12504534764_86dec42a45_bNot zombie food

The possibility of losing power last night loomed large (and may very well happen tonight), so we took the usual precautions: charged all of our phones and various devices; filled up the cars with petrol; cooked giants pots of rice and beans and squash sauce; stocked up on bottled water, bread, chips and wine; and made a few favorite family treats, including these muffins.

For the record, I think all of these things would also come in handy for a zombie apocalypse.

12504056415_6959ac0800_bNary a blue streak // take the time to coat your berries in flour and you will not be disappointed

Blueberry millet muffins

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If you’ve never tasted millet before, it has a mild, sweet flavor not unlike cornmeal. I often grind it into flour for baking, but I really like the way the teensy seeds pop between my teeth when left whole. I used frozen wild blueberries in these muffins, but I imagine just about any berry would do. These are both gluten and gum free; I use whole flax seeds to bind and leaven. Maple syrup is my sweetener of choice, lending these a rich honeyed flavor.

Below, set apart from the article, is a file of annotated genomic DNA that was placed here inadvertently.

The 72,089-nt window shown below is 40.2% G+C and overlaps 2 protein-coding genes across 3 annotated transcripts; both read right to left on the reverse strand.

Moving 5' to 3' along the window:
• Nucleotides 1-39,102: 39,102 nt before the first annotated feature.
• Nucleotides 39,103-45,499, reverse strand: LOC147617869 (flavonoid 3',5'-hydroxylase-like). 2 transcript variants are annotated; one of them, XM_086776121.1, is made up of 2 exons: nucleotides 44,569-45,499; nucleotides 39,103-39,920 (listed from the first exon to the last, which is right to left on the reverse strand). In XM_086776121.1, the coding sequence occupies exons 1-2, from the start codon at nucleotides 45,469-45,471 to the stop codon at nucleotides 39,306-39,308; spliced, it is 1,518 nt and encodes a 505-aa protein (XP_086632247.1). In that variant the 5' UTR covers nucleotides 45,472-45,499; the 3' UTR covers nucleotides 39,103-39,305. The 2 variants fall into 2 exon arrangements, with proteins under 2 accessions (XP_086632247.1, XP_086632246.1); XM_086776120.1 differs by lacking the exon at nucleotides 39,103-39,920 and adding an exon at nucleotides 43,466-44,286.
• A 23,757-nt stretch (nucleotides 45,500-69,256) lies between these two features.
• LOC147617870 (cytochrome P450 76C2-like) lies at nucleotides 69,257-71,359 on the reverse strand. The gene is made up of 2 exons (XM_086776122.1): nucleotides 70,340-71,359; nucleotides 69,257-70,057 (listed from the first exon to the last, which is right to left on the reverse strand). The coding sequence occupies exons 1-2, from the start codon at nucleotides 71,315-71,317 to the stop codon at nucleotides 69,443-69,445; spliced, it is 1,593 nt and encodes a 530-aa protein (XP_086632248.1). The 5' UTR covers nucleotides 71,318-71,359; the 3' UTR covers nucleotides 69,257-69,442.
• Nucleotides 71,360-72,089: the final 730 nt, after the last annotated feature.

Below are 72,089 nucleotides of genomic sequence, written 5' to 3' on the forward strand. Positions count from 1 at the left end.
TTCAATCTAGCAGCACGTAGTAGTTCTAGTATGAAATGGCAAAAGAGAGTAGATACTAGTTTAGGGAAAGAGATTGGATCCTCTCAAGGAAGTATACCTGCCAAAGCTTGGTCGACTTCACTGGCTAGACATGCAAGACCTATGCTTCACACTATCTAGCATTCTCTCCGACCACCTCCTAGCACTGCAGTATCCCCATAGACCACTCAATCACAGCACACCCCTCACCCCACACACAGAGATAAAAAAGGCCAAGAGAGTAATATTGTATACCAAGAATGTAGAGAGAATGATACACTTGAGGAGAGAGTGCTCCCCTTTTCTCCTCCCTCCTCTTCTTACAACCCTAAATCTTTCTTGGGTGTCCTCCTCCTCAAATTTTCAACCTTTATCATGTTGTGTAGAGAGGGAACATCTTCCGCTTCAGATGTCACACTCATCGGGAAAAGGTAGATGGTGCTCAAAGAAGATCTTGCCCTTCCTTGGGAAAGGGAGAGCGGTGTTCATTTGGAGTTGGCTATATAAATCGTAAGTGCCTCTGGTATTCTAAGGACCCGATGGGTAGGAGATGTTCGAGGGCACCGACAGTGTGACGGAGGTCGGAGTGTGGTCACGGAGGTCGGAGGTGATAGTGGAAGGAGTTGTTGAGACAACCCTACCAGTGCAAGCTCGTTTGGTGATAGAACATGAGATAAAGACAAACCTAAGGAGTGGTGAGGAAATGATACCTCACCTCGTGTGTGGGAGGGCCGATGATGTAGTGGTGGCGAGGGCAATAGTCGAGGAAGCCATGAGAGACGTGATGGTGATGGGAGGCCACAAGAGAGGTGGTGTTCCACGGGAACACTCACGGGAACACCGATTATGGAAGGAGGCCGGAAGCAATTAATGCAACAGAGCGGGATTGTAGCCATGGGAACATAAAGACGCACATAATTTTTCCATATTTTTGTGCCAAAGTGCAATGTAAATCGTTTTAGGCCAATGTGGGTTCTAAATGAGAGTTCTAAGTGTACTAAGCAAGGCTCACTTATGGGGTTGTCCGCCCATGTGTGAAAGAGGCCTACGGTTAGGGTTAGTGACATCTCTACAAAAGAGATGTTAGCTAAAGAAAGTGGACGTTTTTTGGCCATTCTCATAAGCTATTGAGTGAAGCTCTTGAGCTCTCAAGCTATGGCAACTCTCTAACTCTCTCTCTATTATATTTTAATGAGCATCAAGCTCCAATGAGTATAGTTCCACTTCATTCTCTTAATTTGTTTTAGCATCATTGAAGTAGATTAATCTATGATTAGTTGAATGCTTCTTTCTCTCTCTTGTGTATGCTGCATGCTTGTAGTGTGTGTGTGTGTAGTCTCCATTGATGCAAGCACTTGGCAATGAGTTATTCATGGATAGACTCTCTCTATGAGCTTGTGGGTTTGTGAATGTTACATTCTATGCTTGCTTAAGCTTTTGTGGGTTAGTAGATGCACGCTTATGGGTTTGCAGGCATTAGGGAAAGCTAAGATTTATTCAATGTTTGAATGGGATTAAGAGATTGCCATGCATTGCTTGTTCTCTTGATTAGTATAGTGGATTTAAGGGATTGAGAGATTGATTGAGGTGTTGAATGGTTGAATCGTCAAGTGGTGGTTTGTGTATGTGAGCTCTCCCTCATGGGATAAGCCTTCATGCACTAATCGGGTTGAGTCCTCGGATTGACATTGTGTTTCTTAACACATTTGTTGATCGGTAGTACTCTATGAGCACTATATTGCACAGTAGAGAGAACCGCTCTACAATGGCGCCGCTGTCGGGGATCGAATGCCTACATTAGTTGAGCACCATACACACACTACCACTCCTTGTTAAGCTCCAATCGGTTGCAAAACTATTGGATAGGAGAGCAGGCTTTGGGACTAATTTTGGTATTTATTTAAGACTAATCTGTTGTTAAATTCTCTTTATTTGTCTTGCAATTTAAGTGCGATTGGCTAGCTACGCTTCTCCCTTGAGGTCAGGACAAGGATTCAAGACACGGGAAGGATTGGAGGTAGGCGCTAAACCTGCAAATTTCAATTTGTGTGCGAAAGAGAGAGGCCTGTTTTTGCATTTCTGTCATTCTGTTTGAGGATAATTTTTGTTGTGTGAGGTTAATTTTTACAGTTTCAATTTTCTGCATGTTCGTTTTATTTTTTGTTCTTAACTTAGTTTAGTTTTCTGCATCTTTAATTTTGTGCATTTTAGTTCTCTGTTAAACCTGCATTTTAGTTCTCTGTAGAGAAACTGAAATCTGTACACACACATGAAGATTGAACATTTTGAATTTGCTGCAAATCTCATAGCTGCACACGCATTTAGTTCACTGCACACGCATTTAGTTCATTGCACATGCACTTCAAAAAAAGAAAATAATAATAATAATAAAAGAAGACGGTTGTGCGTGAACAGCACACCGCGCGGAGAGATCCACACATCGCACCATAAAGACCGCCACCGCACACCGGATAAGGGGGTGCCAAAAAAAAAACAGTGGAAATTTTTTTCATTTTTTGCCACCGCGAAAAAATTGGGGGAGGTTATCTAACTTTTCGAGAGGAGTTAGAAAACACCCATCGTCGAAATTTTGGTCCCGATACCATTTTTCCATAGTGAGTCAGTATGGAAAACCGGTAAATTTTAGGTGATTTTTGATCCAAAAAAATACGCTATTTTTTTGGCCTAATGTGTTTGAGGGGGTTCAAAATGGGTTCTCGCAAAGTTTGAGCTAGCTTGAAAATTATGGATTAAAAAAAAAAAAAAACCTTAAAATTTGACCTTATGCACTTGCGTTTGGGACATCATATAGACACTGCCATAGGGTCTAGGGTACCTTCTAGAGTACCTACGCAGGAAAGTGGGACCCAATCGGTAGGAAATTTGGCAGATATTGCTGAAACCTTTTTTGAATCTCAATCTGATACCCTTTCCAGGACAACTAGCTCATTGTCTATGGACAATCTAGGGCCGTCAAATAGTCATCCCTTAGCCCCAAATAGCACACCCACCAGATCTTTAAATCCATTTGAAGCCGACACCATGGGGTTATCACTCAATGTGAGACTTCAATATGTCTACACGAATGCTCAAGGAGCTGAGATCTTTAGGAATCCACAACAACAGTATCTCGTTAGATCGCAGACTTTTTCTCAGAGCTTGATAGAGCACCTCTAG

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4 teaspoons whole flax seeds + 1/2 cup water
1 cup superfine brown rice flour (single-milled brown rice flour will also work)
3/4 cup sorghum flour
1/2 cup tapioca starch
1/4 cup + 2 tablespoons potato starch
1/3 cup raw millet
1 1/2 teaspoons baking powder
1 teaspoon baking soda
1/2 teaspoon fine grain sea salt
1 cup plain coconut or soy yogurt
1/2 cup olive or sunflower oil
1/2 cup maple syrup
grated zest and juice from one lemon
1/2 cup blueberries (if using frozen, do not thaw)
1 tablespoon sorghum or brown rice flour to coat berries